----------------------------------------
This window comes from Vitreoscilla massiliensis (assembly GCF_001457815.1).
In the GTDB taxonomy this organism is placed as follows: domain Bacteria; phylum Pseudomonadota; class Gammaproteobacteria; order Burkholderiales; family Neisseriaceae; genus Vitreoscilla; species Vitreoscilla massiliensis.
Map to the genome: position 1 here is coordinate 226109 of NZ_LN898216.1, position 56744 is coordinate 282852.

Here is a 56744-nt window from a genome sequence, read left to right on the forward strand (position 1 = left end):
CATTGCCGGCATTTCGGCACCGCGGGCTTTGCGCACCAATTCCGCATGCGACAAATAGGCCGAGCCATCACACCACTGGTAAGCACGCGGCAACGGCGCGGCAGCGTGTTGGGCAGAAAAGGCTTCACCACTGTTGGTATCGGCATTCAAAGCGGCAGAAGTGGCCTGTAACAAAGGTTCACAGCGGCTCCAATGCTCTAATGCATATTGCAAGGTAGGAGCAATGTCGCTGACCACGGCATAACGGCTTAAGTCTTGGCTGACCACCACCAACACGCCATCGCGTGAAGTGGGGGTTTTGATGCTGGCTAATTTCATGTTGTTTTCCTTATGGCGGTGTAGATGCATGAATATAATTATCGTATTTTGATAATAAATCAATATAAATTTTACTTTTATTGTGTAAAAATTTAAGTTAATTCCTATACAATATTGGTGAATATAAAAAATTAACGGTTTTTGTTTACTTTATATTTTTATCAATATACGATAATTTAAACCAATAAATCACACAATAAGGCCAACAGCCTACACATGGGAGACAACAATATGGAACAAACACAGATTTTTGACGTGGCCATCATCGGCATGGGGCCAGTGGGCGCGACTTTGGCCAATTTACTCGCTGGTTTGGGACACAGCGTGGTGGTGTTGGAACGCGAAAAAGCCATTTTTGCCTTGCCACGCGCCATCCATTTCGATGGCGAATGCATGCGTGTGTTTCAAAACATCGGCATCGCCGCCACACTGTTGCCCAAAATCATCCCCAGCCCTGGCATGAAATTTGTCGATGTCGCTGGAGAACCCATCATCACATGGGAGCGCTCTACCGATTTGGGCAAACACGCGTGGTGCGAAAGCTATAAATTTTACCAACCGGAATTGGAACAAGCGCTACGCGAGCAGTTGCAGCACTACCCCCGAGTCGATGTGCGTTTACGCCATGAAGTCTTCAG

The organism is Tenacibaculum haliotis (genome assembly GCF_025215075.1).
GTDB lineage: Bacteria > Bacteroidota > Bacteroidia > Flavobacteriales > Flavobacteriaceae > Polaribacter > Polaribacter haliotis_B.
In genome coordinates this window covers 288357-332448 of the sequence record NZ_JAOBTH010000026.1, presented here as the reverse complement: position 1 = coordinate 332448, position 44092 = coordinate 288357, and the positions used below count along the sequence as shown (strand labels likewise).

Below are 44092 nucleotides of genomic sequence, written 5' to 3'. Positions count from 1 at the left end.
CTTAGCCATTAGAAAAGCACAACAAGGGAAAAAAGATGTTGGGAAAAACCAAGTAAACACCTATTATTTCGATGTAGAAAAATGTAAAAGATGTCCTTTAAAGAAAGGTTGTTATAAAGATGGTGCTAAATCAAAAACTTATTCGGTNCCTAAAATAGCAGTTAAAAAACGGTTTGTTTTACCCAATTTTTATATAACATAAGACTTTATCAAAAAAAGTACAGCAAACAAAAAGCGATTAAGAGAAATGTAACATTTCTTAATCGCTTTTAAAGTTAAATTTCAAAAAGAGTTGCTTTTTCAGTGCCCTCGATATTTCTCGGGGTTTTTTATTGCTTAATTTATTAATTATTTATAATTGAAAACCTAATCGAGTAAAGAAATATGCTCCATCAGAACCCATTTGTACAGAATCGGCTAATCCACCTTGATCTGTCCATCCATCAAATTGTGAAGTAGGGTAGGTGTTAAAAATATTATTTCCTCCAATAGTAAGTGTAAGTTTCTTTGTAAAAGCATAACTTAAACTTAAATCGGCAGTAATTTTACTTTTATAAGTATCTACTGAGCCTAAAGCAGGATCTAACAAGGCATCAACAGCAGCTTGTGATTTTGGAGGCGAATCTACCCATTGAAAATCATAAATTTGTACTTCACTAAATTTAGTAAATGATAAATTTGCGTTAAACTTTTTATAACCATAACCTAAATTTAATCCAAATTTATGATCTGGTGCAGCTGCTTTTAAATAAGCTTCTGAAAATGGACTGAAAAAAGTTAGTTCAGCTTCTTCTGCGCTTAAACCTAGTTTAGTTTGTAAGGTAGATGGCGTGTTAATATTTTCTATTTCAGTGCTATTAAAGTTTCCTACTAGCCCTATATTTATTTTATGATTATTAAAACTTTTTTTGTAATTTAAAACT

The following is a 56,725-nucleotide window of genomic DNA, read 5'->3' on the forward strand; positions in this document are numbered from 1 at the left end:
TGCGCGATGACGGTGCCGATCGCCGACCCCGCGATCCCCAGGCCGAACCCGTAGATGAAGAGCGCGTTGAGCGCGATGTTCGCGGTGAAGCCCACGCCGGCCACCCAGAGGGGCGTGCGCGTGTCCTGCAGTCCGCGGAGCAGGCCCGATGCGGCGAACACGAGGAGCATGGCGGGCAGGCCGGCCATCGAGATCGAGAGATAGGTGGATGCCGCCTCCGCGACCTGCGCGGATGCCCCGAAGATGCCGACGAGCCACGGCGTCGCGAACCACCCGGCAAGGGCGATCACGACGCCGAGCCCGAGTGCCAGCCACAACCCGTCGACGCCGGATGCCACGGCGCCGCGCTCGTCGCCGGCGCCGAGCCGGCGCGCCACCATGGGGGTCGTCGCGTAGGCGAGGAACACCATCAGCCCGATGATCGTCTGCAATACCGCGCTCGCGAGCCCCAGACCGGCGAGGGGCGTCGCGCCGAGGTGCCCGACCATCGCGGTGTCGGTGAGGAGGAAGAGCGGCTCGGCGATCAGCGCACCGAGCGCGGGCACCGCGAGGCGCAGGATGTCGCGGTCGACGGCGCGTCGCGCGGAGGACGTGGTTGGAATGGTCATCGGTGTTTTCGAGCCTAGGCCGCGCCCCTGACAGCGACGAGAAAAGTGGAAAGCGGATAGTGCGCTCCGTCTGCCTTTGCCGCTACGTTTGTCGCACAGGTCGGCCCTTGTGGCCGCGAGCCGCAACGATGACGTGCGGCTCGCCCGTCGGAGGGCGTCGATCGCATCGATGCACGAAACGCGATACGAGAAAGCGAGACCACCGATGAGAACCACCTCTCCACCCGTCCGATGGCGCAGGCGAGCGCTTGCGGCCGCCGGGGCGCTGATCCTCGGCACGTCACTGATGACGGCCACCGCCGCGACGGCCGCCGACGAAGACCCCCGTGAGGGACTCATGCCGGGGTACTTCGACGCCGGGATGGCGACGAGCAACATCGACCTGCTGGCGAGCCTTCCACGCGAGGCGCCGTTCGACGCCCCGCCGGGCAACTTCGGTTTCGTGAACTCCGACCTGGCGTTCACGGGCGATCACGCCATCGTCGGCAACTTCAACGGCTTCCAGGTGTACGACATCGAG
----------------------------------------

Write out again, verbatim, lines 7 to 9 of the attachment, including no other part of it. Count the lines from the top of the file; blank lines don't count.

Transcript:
GTDB lineage: Bacteria > Bacteroidota > Bacteroidia > Flavobacteriales > Flavobacteriaceae > Polaribacter > Polaribacter haliotis_B.
In genome coordinates this window covers 288357-332448 of the sequence record NZ_JAOBTH010000026.1, presented here as the reverse complement: position 1 = coordinate 332448, position 44092 = coordinate 288357, and the positions used below count along the sequence as shown (strand labels likewise).

Below are 44092 nucleotides of genomic sequence, written 5' to 3'. Positions count from 1 at the left end.